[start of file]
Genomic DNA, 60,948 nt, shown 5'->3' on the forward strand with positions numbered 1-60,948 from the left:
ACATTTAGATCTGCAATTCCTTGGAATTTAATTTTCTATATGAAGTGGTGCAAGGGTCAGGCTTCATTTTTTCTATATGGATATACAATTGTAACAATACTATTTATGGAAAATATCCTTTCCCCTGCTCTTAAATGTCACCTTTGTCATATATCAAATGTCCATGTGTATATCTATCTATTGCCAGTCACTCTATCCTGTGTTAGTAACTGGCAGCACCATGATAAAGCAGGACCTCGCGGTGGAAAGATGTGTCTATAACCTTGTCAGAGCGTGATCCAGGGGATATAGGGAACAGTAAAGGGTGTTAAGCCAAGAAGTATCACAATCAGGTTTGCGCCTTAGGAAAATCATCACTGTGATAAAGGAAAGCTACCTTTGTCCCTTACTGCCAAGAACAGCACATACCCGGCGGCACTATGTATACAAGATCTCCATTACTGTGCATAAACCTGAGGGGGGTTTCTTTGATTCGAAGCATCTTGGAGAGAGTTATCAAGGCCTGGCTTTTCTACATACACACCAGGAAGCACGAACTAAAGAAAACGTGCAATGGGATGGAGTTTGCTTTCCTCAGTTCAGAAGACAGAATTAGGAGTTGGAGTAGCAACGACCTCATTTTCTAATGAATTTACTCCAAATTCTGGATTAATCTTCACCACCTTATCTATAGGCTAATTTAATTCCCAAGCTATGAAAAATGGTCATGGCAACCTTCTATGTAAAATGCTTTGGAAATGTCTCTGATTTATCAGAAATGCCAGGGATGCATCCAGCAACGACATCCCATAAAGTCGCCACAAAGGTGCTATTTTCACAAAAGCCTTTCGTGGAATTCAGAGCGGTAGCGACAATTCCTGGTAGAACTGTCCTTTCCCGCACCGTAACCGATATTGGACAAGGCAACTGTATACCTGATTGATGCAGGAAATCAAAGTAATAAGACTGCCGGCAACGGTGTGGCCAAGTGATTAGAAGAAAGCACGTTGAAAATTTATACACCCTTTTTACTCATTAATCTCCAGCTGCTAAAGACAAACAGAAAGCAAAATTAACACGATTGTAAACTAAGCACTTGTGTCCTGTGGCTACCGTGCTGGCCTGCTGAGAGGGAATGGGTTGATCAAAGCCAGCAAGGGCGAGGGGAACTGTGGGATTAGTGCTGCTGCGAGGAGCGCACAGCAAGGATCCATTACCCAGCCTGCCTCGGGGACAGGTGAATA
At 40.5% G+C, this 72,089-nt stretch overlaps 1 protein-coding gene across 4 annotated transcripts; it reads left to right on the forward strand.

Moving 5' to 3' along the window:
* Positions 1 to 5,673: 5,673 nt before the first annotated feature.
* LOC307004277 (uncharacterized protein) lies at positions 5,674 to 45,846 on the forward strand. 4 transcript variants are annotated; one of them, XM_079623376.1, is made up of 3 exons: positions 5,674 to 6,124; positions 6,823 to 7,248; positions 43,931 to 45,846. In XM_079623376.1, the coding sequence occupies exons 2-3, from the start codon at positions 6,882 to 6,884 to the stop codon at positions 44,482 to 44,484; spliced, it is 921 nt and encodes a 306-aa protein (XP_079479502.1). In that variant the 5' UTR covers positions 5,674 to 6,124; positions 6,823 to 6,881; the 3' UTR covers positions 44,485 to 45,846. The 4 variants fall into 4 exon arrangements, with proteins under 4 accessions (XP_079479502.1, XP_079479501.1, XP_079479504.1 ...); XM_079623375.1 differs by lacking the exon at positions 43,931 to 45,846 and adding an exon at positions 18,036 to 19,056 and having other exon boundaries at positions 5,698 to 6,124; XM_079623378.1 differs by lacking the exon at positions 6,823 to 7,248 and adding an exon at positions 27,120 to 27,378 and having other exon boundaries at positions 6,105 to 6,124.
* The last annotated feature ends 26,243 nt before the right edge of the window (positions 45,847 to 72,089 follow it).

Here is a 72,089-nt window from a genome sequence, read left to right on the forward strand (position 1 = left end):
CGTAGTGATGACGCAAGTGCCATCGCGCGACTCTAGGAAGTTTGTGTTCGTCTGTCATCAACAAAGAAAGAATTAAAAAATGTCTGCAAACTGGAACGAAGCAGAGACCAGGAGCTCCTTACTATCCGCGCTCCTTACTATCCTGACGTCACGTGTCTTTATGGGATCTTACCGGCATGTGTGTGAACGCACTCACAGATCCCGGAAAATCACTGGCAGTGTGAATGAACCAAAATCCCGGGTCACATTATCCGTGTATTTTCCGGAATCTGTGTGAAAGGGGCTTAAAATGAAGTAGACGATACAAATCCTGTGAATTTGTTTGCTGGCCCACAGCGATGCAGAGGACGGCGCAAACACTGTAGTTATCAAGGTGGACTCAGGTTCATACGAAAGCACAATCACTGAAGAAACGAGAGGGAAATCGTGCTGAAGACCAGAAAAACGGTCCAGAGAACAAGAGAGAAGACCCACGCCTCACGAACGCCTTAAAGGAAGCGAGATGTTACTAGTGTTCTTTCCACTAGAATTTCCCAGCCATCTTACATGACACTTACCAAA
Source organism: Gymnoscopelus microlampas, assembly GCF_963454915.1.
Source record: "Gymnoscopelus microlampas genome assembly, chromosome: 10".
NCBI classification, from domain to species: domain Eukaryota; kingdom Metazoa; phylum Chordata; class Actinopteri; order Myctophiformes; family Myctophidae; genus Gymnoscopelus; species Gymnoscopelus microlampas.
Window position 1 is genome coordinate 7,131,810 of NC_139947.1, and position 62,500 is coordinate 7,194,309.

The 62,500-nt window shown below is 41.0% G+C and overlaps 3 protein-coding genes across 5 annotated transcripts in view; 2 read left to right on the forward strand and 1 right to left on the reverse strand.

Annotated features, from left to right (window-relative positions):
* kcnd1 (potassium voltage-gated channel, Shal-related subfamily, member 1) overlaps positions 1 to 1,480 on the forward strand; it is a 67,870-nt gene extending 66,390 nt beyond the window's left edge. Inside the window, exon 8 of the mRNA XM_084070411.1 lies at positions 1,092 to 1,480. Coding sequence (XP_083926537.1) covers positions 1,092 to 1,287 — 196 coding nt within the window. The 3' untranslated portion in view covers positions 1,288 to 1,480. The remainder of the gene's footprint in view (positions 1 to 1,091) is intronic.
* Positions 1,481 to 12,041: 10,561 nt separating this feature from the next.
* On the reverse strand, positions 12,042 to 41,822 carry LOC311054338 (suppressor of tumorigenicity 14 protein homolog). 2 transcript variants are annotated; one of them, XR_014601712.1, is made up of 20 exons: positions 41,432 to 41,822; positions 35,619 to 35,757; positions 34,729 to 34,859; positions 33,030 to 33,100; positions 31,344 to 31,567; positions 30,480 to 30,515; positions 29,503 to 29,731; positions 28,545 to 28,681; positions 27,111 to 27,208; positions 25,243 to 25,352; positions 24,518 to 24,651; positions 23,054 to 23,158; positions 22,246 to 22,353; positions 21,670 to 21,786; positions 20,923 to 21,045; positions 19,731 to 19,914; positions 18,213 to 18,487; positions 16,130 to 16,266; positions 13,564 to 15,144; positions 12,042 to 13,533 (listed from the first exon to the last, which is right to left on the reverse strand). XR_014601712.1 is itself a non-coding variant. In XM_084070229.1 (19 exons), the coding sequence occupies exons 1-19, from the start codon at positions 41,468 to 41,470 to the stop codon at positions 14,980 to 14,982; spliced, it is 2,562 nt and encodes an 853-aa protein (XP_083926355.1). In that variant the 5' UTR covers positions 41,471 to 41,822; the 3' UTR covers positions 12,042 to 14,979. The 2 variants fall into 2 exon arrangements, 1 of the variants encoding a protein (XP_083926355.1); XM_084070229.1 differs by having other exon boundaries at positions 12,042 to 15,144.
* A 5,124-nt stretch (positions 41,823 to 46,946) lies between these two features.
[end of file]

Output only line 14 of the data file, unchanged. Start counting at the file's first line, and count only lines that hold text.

The 62,500-nt window shown below is 41.0% G+C and overlaps 3 protein-coding genes across 5 annotated transcripts in view; 2 read left to right on the forward strand and 1 right to left on the reverse strand.